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  4. Perpetua6:20 AM

    I've had hormonal migraines my whole adult life. I've never tried electrolytes though I have found sometimes if I eat sugar (something pure sugary, like a jelly bean) it helps. I might try a Propel type thing next time. But the best is really to get it before it turns to pain, and if I can do that, I take two Excedrin Migraines right away and it does stop it (but only if I catch it early enough). Grrr. I started having hot flashes at 40! @Nicole - it's the same with morning sickness (and by association HG) - it's just women's health and they won't die so - (shrug). Makes me crazy.

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  5. I think I'm just starting, and my doctor said, "Yeah, there are no good tests, but we'll do the ones we have." They showed nothing, and he said, "Yeah, they're not very good tests, but you're probably right about menopause."

    I'm new to his practice, but I do like him as a doctor so far. (His tone, BTW, was sympathetic, not dismissive--it would be easy to read the comments above as dismissive.) But I have very few symptoms, and I don't know what lies ahead.

    One of my friends recommended this blog: http://ellendolgen.com/blog/. I've just started reading it, so I can't say much about it yet, but maybe it'll be helpful.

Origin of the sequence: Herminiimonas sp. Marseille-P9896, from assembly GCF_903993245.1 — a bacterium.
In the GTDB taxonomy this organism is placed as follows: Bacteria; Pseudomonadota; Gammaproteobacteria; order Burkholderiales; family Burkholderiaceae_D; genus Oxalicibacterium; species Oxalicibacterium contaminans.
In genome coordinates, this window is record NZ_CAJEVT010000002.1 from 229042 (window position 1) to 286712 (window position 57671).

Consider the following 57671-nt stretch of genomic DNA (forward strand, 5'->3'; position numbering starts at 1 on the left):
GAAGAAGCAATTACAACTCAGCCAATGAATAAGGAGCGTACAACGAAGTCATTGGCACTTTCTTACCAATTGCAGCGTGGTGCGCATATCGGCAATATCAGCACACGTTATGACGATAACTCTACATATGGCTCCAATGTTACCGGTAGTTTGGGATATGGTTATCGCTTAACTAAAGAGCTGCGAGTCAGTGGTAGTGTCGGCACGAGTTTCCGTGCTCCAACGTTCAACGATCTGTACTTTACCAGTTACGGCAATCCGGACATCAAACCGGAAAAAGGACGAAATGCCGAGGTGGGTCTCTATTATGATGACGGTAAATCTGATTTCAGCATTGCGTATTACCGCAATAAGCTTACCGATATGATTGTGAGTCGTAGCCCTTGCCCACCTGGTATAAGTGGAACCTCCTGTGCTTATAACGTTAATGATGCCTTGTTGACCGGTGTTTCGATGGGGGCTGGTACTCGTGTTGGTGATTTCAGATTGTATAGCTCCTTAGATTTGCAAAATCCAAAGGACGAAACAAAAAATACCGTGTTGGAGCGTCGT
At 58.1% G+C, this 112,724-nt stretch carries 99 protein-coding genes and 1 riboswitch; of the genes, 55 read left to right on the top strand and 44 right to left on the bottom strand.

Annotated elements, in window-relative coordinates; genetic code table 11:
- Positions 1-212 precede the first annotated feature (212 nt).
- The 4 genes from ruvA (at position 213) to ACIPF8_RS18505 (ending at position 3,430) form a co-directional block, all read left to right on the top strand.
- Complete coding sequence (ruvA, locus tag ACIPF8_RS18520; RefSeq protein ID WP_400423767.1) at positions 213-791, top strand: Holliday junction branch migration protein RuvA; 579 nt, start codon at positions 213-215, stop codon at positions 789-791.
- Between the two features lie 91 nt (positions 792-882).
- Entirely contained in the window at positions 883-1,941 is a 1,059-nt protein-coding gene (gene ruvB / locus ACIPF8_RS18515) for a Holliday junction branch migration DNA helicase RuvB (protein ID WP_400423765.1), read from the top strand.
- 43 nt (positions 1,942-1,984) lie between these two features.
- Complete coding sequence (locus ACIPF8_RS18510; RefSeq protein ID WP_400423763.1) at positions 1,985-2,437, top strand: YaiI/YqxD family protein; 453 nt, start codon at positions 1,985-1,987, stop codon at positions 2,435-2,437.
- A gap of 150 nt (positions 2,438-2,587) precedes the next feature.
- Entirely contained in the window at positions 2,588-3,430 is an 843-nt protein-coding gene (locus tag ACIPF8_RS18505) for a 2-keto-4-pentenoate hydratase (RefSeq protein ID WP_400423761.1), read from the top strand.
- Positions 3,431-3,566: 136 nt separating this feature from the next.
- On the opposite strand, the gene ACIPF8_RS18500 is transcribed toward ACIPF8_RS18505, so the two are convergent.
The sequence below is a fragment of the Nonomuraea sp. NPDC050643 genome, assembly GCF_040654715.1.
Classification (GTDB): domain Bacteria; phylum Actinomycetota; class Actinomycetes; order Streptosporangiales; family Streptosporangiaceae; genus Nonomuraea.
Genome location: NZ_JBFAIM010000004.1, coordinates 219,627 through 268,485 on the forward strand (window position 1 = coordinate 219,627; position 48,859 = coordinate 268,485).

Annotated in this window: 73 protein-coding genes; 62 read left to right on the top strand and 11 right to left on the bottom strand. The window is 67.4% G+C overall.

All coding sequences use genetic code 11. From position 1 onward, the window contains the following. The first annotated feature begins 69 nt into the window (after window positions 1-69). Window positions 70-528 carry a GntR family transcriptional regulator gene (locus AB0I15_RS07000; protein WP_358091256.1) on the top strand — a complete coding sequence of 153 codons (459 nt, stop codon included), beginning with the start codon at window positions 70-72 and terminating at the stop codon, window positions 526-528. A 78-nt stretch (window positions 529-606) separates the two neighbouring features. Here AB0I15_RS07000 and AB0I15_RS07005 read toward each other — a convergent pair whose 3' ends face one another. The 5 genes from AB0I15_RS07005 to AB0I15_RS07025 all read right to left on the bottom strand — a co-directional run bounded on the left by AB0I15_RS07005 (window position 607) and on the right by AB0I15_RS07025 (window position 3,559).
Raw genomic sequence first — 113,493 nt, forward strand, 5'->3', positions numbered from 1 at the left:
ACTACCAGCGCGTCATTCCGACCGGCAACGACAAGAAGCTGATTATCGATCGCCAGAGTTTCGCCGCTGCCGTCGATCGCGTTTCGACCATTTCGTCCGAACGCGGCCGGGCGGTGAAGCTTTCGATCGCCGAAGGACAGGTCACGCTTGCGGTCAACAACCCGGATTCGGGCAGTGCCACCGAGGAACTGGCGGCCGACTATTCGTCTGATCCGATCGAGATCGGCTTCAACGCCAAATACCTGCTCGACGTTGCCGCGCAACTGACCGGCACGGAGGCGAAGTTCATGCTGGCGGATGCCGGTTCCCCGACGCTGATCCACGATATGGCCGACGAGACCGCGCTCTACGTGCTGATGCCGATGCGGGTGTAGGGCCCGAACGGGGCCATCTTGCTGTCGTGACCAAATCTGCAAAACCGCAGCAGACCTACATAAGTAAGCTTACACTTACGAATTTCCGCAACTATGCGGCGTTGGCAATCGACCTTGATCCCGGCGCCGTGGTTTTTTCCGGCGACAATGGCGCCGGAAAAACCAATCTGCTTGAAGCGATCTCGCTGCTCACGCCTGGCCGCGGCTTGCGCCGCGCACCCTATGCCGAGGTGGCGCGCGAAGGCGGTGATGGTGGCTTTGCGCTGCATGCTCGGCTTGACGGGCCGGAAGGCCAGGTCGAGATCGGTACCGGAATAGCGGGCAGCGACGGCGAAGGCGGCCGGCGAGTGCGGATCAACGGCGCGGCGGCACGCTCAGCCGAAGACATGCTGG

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  6. I think it's your scientist leanings coming out that make you want to know why something works, not just that it works. There's a very large part of the population that would just accept the partial cure and go on with life. Of course, knowing why and how leads to being able to make better decisions and all kinds of good things so I'm not going to knock it (but then again, I have strong scientist leanings as well).

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  7. I (almost certainly) have Ehlers-Danlos Syndrome (EDS); and dysautonomia, often POTS (Postural Orthostatic Tachycardia Syndrome) is almost always co-morbid. There are lots of interesting theories, and one of them is that our kidneys leak electrolytes, I think? Another one that makes sense to me for various other reasons is that because we have faulty connective tissue and our joints are unstable, our muscles are always working extra hard to stabilize them. Constant tense muscles equals constant extra adrenaline, which makes it hard to deal with the extra surges of adrenaline that happen in life, and we go back and forth slamming on the gas and the brakes, so to speak. And so the autonomic nervous system is messed up, with everything that entails.